Storing clay | Cara Jane Polymer Clay Storing clay | Cara Jane Polymer Clay

Storing clay

Posted on February 28, 2010

In the past I have stored my Fimo Soft in 2 ice cream tubs. One tub with new packets and the other with my open packets. Once I opened a packet I wrapped any left  back in the wrapper  and popped it back in the tub. Any odd scraps went in a ‘scrap bag’ in the open packets box. I realised that over time sometimes my clay had a few crumbs of a different colour on them which isn’t ideal. The bits were just thrown in the box and rumaging aorund for the right colour was what was causing the contamination. Now I am using Kato which is firmer, and more crumbly than the Fimo soft so I will need to be more careful I think, also I am more likely to have blended colours as the range of colours available in Kato is much smaller.

I have decided to try storing  sheets of conditioned clay and mixed colours in punched pockets to see if that helps. I am conditioning a whole 2oz block at once and what I am not using I am sheeting on the largest pasta machine setting and storing in the polythene pocket. I cut down the front sheet  next to the binding so that it opened to get the clay in and out. I saw this system in a video tutorial posted by Alice Stroppel on her blog . I’ll let you know how it works out.

I have also started storing my scrap clay in different colour bags rather than all in one big bag. My old scrap bag has lots of lovely colours but all mixed up and some of the nicer colours are covered in horrible clashing crumbs. I also now have a cane offcuts bag for those small but pretty bits of scrap, thinking Natasha beads here. I think I may try and get some divided boxes so I can just leave it open on the table and throw the scrap in the right colour segment rather than having to find the right bag. Again I’ll let you know how it works out and please do share your ways of storing with me. Someone must have a great system already!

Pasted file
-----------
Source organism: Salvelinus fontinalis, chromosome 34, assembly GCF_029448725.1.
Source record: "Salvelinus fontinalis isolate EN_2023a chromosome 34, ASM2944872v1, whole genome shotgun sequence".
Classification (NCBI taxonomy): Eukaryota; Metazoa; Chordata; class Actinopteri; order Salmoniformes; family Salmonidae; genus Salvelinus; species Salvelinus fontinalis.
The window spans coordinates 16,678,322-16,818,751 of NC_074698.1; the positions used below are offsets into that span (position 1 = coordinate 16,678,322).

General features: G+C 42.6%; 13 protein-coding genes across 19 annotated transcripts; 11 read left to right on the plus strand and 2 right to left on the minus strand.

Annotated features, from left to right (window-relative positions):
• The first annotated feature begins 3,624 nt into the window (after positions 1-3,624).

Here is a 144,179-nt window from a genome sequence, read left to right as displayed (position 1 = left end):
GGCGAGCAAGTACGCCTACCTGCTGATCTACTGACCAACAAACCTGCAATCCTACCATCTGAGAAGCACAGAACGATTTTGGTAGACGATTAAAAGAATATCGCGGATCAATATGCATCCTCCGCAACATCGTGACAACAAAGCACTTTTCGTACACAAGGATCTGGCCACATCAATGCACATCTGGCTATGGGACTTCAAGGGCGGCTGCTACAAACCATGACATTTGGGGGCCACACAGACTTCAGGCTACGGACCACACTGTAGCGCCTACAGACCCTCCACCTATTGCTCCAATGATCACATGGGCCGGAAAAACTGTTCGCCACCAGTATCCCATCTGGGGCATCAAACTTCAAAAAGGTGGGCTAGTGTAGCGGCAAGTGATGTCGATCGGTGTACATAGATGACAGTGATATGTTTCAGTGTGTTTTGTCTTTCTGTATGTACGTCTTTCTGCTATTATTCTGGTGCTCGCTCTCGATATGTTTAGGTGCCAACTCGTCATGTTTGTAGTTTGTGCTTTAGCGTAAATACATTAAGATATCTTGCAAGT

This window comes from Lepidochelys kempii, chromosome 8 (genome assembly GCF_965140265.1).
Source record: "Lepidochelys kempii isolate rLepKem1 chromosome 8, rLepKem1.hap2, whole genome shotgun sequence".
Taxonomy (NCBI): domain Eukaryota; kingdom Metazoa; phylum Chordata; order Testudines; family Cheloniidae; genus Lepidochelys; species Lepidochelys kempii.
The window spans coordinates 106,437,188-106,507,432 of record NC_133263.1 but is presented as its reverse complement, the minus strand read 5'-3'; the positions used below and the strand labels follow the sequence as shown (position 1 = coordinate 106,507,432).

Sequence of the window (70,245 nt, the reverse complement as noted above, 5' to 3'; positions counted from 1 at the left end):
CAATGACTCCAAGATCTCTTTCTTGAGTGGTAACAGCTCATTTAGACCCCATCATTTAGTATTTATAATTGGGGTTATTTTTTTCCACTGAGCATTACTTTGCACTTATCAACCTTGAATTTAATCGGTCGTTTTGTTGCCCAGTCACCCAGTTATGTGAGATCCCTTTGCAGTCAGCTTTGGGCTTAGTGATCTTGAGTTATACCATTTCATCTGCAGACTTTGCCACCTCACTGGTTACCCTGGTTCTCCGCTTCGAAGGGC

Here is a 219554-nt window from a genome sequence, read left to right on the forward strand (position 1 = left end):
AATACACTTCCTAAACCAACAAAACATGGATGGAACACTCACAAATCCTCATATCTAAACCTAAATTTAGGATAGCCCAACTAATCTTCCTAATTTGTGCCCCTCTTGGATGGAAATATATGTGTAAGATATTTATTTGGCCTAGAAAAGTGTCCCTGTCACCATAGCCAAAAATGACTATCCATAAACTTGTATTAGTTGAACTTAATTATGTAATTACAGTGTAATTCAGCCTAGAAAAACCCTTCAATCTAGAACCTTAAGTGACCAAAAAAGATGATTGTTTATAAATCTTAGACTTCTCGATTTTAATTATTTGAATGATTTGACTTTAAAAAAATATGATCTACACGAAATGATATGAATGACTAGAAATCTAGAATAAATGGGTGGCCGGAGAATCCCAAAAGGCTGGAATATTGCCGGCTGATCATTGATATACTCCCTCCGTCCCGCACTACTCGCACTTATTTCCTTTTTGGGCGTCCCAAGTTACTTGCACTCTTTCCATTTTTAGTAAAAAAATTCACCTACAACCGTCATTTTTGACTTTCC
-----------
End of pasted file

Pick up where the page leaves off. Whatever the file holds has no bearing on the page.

I know not all plastics are safe with polymer clay but Kato web site states  Polypropylene which is marked as recycling symbol 5 is safe with their clay. I have emailed Staedtler about Fimo as I can’t find any advice on their website. There is a lot of information on Cindy Leitz’s blog about storing clay and she says things marked with a 1 or a 5 are safe for clay. Generally hard crystal clear plastic should be avoided – I have ruined some good canes in these type of boxes 🙁

If you have any top tips for storing your clay please let me know.

Next to think about how I store my canes cause a have tried a few ways and no of them have really worked…


  1. Hi Cara here I am the first in your followers., Look at other blogs and follow the ones you like and you will soon have a lot of like minded friends here.
    As to storing your clay, yes I do that, as flat clay is better than hard lumps, but one thing I do now is because some of the plastic sleeve books are not that compatible to the clay, I wrap mine in lunch paper(wax Paper ) before I put them in. The clay then doesnt stick to the pages and I am not peeling it off as I was when I began to do this.
    At the time I did think that one out for myself, as I dont like hard lumps to go back to.
    Your blog is very informative ,all knowledge in Polymer clay is worth reading about. See you in Cindys
    Elizabeth K.

  2. Thank you for being my first follower – how exciting to think that people are reading this!

    Thanks for the tip about wrapping. I will probably do some compatability checks with small samples to see if the brand I have is OK.

    It is great to be able to share knowledge with people from all over the world.

  3. I store my scraps in these handy Sterlite drawers.